Intransitive verbs describe a change that people/things undergo from my understanding and do not take a direct object. I've also read that the te-form of intransitive verbs with いる describe a state that holds after said change occurs.

E.g., 店が開く (the store opens) ---> 店が開いている (the store opens and remains open)

However, the verb 泣く'to cry' is intransitive, yet 泣いている apparently describes the continuous action of crying (instead of a state)?

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    How do you understand 歩いている and 走っている?
    – aguijonazo
    Commented Apr 27, 2021 at 8:41
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    @aguijonazo in the same way, now that I think about it! Upon considering further, would it be correct to think that in such cases, people or things enters 'a state of the verb' (e.g., a state of crying) and is remaining in that state? Hence why it is describing both a state and the result of a change? Commented Apr 27, 2021 at 8:47
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    No, it’s much simpler. Transitive or intransitive, the -ている form may describe a continuous action if the verb is an action verb. 歩く, 走る, 泣く are among them.
    – aguijonazo
    Commented Apr 27, 2021 at 10:18
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    Thanks @aguijonazo, managed to wrap my head around it finally! I've not had to think about these concepts until actively trying to learn a new language so I appreciate the help :) Commented Apr 27, 2021 at 10:30
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    @JansthcirlU: I said "may" because flapjackkks was thinking intransitive verbs had to somehow describe a resulting state and unnecessarily complicating the problem. Read the earlier exchange. Of course, 泣いている could mean other things too (in standard Japanese) but that's not what flapjackkks was asking.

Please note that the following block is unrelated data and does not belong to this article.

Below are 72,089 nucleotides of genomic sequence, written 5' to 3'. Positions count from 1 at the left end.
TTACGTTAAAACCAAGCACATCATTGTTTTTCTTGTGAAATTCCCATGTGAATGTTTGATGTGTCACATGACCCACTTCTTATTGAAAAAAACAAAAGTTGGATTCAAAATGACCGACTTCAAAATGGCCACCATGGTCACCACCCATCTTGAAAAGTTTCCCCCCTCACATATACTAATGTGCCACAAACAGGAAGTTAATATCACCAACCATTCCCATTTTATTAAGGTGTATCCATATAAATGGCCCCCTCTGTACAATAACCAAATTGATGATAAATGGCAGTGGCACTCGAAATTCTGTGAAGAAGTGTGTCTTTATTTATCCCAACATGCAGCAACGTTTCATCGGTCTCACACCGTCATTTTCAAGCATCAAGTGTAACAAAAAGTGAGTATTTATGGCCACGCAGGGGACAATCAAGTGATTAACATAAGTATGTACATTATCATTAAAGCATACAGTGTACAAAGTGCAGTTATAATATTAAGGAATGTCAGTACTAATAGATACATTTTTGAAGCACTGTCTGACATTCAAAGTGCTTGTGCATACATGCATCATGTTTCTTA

– aguijonazo
    Commented May 1, 2021 at 22:48

2 Answers 2


IMHO, this really has nothing to do with transitive vs intransitive verbs at all. In my view there is actually a completely separate conceptual distinction between verbs in Japanese, which you need to look at instead. There are:

  • Verbs that describe some activity occurring (which has duration)
  • Verbs that describe a change from one state to another

The ている-form really implies different things depending on which of these two categories of verbs you're dealing with. For the first type of verbs, the action can start, then continue for a while, then stop, so it's possible to be "in the middle of" doing that action at some point in time, so for these verbs, ている indicates you are in the middle of doing that action, and is basically equivalent to the present progressive form in English ("is (verb)ing").

However, state-change verbs in Japanese are basically "instantaneous". That means, they don't have a duration, and you can't really ever be "in the middle" of doing them (you either haven't done it yet, or it's already been completed). Therefore, ている can't mean you're in the middle of it, because that makes no sense, so what it means for these verbs is you are "presently in the state that results from having done (verb)". In English, this often corresponds to the present perfect form ("has (verb)ed").

How do you tell what kind of verb you're working with? Well, in many cases it's fairly obvious. In cases where it isn't, you should consider whether the subject is in a distinctly different state after the verb has finished than they were before it started. If they are, then it's probably a state-change verb. If they aren't, then it's probably a normal activity verb.

So in this case, 開く is clearly a state-change verb (it describes the transition from being "closed" to being "open"). On the other hand, with 泣く, after you've finished crying, are you in a different state than you were before you started crying? Not really. And it's reasonable to think of crying as an activity that can go on for some time, so this is pretty clearly not a state-change verb. It's an activity.

  • 開いている: state-change verb (instantaneous) --> "has opened"
  • 泣いている: activity verb (has duration) --> "is crying"

I've also read that the te-form of intransitive verbs with いる describe a state that holds after said change occurs.

As a native speaker, I can say that this definition is correct but too narrow in scope; the case you raised with 泣いている is perfectly valid.

I would map "ている" to english persent-perfect form, "has been" "have been". A quick check to see if you can use ている would be to add もう2時間も "for two hours" and see if it makes logical sense.

店はもう2時間も開いている The store's been open for TWO HOURS! (to someone complainig that the store's closed and can't go)

彼女はもう2時間も泣いている She's been crying for two hours.

In short, your usage is OK. Don't take the textbook too literally.

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